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Supreme Court puts temporary hold on Graham grand jury election testimony

President Donald Trump with Sen. Lindsey O. Graham (R-S.C.) on Nov. 6, 2019. (Jonathan Ernst/Reuters)

Justice Clarence Thomas on Monday put a temporary hold on an order that Sen. Lindsey O. Graham (R-S.C.) appear before a Georgia grand jury investigating possible attempts by President Donald Trump and his allies to disrupt the state’s 2020 presidential election.

Thomas’s brief order appears to be an attempt to maintain the status quo as Graham’s petition to the Supreme Court advances. Prosecutors face a Thursday deadline for responding to Graham’s request, which usually means the full court will consider the issue.

Last week, a unanimous three-judge panel of the U.S. Court of Appeals for the 11th Circuit turned down an attempt by Graham to block a subpoena from Fulton County District Attorney Fani Willis (D), in which the lawmaker claimed a sitting senator is shielded from testifying in such investigations.

A district court judge had said Graham must appear but narrowed the range of questions that prosecutors can ask.

Without a stay of the lower courts’ rulings, Graham’s lawyer, Donald F. McGahn, told the Supreme Court in a petition filed Friday afternoon, “Sen. Graham will suffer the precise injury he is appealing to prevent: being questioned in state court about his legislative activity and official acts.”

Graham’s petition went to Thomas because he is the justice designated to hear emergency requests from the 11th Circuit. Democrats have demanded Thomas recuse himself from any cases related to the 2020 election because of the activities of his wife, Virginia “Ginni” Thomas, who actively protested the outcome. But justices make their own recusal decisions.

Virginia Thomas urged Mark Meadows to pursue efforts to challenge election results

Thomas’s one-sentence order said the lower court’s ruling in the Graham case “is hereby stayed pending further order of the undersigned or of the Court.” Such language usually indicates that the court does not want the action being challenged to occur before justices can act.

Willis said in a previous interview with The Washington Post that the grand jury will not be active until after the midterm elections on Nov. 8. A subpoena for Graham’s testimony orders him to appear on Nov. 17.

Jeff DiSantis, a spokesman for Willis, said “we will decline to comment” on the Thomas order, pending the filing of the prosecutors’ response to the Supreme Court.

The Atlanta grand jury investigating alleged 2020 presidential election interference has heard testimony from several Trump lawyers, including Rudy Giuliani, John Eastman and Boris Epshteyn. Willis also wants to question former White House chief of staff Mark Meadows.

Graham would be asked to testify about calls he made to Georgia election officials soon after Trump lost the election to Joe Biden. Prosecutors say Graham has “unique knowledge” about the Trump campaign and the “multistate, coordinated efforts to influence the results” of the election in Georgia and elsewhere.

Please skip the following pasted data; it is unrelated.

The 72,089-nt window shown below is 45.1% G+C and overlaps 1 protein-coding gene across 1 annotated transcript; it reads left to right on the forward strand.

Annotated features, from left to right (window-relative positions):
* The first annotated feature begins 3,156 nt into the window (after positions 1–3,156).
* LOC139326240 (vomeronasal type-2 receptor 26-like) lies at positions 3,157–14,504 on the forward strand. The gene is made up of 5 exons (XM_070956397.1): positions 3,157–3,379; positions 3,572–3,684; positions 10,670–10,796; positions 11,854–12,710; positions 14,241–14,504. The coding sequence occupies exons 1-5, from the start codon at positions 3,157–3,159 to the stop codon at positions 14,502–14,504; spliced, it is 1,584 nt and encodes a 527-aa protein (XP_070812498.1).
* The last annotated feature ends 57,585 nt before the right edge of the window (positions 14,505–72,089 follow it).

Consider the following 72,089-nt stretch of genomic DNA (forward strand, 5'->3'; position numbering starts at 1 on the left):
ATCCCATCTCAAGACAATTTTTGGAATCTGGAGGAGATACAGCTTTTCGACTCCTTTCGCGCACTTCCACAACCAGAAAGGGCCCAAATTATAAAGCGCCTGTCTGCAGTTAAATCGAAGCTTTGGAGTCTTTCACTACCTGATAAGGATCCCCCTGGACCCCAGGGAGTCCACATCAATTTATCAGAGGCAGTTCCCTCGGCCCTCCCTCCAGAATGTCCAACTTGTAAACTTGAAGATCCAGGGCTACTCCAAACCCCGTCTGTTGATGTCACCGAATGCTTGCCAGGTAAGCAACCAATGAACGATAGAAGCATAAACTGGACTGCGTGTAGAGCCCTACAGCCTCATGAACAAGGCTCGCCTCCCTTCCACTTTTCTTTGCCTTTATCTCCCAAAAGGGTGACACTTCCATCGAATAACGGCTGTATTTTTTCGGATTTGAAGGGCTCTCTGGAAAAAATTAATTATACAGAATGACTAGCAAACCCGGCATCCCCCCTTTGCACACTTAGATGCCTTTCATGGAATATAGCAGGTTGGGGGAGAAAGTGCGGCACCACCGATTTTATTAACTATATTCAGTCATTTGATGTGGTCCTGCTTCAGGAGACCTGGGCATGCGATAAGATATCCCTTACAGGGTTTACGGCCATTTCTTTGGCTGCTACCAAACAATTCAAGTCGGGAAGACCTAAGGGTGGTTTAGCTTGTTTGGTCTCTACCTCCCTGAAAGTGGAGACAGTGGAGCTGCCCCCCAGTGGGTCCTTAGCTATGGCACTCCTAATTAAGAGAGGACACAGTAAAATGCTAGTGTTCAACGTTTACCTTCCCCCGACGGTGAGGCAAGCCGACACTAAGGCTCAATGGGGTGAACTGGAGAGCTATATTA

But Graham has said his actions were legitimate legislative activity protected by the Constitution’s “speech or debate clause.” The senator’s lawyers have said that they have been informed that Graham is a witness in — and not a target of — the investigation.

Last month, a district court judge said prosecutors could not question Graham about portions of the calls that were legislative fact-finding. But the judge said Willis’s team could explore coordination with the Trump campaign in its post-election efforts in Georgia, public statements regarding the 2020 election and any efforts to “cajole” or “exhort” Georgia election officials.

The status of key investigations involving Donald Trump

In its order Thursday, the 11th Circuit panel agreed with the lower court judge that those actions “could not qualify as legislative activities under any understanding of Supreme Court precedent.” Two of the three judges on the panel were nominated by Trump.

Graham may still assert his rights, the court noted, if there is a dispute about certain questions.

Some have questioned whether Ginni Thomas’s activities have meant Thomas should recuse himself in 2020 election cases lest he appear impartial.

Ginni Thomas repeatedly texted with Meadows, urging him to take steps to reverse the election Biden won, at a time when Trump’s allies were promising to take their efforts to the Supreme Court. In one message, she asked Meadows to “help this great president stand firm” and to “listen to Rush. Mark Steyn, Bongino, Cleta,” appearing to refer to conservative commentators Rush Limbaugh, Mark Steyn and Dan Bongino, as well as lawyer Cleta Mitchell.

Mitchell was on the phone call with Trump when he called Georgia Secretary of State Brad Raffensperger on Jan. 2 to urge him to “find” enough votes to overturn Biden’s victory in the key state.

Ginni Thomas told the House committee investigating the Jan. 6 attack on the U.S. Capitol last month that she did not discuss her post-election activities with her husband and that the justice did not discuss his work at the court with her. “It is laughable for anyone who knows my husband to think I could influence his jurisprudence — the man is independent and stubborn, with strong character traits of independence and integrity,” she said in an opening statement provided to the committee.

Thomas has declined to respond to recusal questions posed to the court’s spokeswoman.

Tom Hamburger contributed to this report.

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